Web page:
Flower Power: My Night With Moschino x MADE Fashion Week L.A.
I have a confession, if you had asked me two years ago whether or not I would be caught dead wearing a t-shirt that had “For Fashion Victims Only” scripted in bold letters, I would have rolled my eyes and assumed you were joking. It wasn’t until I dug a little deeper into the history of the house of Moschino that I began to relate, and even advocate the message behind the ironic and sometimes offensive pieces of wearable propaganda.
Backstory. Franco Moschino began to create a shift in an otherwise over-extravagant conformist fashion system during the late 1980’s and early 90’s with his unique ability to express artistry and appropriate universal symbols by way of fashion design. Franco criticized the excessive consumption of luxury goods based on the idea that people were following blindly what was advertised in fashion magazines as being “fashionable”. Moschino claimed “Fashion does not exist, and if it did, its true significance would embody the freedom to wear anything.” In his opinion, being fashionable didn’t necessarily correlate with wearing the most “in” pieces, which he made clear with slogans like: “Good Taste Doesn’t Exist”, “Stop the Fashion System”, “Fashion Kills”, and “Ready to Where?”. His designs were sarcastic and witty, and his ability to make a mockery of himself and his industry with yet a strong sense of social justice was something only a true visionary could accomplish, and fashion’s evolution since then has proved that he was ahead of his time with his “against the grain” mentality. In creating collections for the fashion rebel in us all, he also managed to make a name for himself as a political activist in addition to providing support for numerous charities. Since his passing in 1994, the house of Moschino has maintained its over the top, larger than life reputation and in 2014 named designer Jeremy Scott as the Creative Director to carry Moschino into its future of Barbie Dolls and Big Macs.
Although Franco Moschino created an unequivocal brand through humorous political activism, visual puns, and strong bodies, Scott is building on that foundation and at the same time restoring its relevance. In my opinion, Jeremy Scott is pop culture’s Franco Moschino. Creating a Moschino for Millennials. Scott has designed pieces for Pop Music’s ultimate divas such as Britney Spears (the flight attendant dress in the video for Toxic), Katy Perry (do ice cream cones mean anything to you?), Miley Cyrus, Rihanna, as well as Nikki Minaj and Demi Lovato, whom he dressed for the Met Gala this year. Scott’s latest collection, Fall 2016, was titled “Bonfires of the Vanities” …dramatic right? The collection was inspired by a 15th century Renaissance disaster, during which a mob of Dominican monks terrorized the city of Florence by burning “superficial” objects-art, books, clothing, etc. As I’m sure you can imagine, Scott let his imagination run wild with this collection, some of the pieces even looked as if they had actually been thrown into the flames. Well art is expression, and fashion is art, and I’m sure Franco would have applauded the trademark Moschino theatrics.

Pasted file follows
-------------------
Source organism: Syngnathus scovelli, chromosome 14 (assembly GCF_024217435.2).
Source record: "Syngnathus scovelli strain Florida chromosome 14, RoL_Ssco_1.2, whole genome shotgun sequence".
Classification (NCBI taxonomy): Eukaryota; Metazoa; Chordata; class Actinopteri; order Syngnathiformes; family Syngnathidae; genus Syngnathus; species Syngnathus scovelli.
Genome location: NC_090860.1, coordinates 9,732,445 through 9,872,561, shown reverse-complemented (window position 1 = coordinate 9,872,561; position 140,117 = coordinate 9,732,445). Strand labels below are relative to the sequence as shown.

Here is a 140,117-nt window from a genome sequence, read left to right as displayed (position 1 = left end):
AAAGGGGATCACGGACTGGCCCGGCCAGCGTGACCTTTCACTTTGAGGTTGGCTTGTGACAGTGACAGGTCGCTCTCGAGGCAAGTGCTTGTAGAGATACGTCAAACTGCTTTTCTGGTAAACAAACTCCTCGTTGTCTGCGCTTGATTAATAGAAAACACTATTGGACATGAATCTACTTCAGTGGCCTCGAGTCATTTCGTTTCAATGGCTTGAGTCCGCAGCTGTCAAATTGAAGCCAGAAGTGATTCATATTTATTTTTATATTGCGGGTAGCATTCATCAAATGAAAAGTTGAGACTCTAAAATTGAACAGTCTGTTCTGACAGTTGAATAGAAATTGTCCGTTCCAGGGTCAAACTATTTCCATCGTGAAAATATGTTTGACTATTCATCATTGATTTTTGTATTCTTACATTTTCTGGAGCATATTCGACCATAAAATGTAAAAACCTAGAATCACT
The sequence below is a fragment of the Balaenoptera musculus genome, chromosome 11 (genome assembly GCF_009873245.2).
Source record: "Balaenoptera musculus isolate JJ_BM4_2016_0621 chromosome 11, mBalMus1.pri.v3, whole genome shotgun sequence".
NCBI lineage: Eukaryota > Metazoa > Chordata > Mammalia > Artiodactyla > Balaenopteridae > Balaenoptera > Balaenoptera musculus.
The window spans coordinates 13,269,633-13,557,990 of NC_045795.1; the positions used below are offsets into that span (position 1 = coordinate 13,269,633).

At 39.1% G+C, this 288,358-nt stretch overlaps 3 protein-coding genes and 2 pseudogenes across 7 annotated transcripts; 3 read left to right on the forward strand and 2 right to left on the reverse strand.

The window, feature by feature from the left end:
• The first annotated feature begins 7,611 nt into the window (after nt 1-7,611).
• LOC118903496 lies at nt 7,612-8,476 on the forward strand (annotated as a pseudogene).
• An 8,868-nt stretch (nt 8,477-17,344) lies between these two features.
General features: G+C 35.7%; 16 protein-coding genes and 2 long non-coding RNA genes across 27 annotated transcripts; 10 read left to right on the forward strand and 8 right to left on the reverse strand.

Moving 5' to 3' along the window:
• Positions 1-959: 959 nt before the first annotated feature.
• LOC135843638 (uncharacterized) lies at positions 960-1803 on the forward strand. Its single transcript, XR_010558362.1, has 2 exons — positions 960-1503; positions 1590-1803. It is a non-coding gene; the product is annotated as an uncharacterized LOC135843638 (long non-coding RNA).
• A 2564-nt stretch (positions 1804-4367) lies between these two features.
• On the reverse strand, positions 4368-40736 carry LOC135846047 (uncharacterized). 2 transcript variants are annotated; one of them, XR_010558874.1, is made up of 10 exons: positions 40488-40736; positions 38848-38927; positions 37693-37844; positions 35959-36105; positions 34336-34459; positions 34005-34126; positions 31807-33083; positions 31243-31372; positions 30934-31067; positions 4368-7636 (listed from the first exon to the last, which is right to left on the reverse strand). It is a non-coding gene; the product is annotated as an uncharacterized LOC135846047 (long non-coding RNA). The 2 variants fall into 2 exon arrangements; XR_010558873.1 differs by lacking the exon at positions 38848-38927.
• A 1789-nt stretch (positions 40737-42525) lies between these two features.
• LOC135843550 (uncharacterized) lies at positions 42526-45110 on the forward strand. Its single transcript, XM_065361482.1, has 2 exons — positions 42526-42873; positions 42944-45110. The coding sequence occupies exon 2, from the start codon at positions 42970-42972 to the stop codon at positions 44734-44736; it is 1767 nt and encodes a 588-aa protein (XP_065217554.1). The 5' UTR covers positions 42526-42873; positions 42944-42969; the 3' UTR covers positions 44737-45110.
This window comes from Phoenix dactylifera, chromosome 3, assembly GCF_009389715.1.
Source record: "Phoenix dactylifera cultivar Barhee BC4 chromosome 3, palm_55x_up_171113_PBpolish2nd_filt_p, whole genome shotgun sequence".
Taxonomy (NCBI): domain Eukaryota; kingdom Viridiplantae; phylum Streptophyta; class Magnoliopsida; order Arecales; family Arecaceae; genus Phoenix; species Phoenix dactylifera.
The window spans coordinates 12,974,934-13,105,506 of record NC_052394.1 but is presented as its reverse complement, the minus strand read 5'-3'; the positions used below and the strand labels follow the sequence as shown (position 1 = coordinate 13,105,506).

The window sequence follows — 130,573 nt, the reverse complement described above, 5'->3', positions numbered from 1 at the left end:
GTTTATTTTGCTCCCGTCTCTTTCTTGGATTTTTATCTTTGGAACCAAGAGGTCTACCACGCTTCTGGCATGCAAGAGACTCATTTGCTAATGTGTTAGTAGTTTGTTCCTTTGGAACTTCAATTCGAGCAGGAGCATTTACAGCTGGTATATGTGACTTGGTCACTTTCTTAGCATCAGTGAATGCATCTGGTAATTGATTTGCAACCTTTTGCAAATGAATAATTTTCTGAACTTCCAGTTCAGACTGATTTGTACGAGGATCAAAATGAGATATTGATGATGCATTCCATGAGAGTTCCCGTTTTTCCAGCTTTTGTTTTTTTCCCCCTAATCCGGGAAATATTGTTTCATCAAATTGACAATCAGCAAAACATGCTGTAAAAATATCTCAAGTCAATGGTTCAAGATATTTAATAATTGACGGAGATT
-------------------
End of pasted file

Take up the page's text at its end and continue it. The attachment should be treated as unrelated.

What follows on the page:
Tonight, for the very first time, MADE Fashion Week hosted MADE L.A. at the L.A. Live Event Deck…and I was there, witnessing anti-fashion in all its fashion glory. As I’ve said before, I think Los Angeles has potential to be taken more seriously as a fashion capital and not just in the “apparel industry” where maxi dress designers are here today and gone tomorrow. Since Hedi Slimane‘s final runway show with Saint Laurent for his Fall 2016 collection took place at the Hollywood Palladium, it was only a matter of time before another Los Angeles local decided to break away from the norm and host their next show here…and of course it had to be Jeremy Scott. The collection was “Flower Power”. A Psychedelic 60’s Redux for a new generation, the Boomers meet the Millennials. It was something like falling down Alice’s rabbit hole into a real life version of an Austin Powers movie (with better teeth)..and a Bohemian twist. We’re saying, Late 60’s Boho: Glamorous Woodstock. As I was walking towards the event tent, I spotted Alessandra Ambrosio on her way backstage…and then, Jeremy’s lineup of supermodel bombshells: Miranda Kerr, Taylor Hill, Stella Maxwell, Chanel Iman, Hailey Clauson (I could go on forever). This collection made me want to pack up and take off to Bali…in a time machine. Psychedelic flower patterns with contrasting animal print, striped bell bottoms & bejeweled sunglasses, patent leather & flower appliques, crochet crop tops, and babes in boho…it was definitely a trip.
Peace & Love,
Wow this post is amazing! Thank you for giving a fresh perspective through educating your readers about the designer and not just throwing up photos that I can see on Instagram. It made me want to keep reading and also made me more open to the designs knowing more about the brand. You provide your readers with great content and it’s refreshing! KUDOS!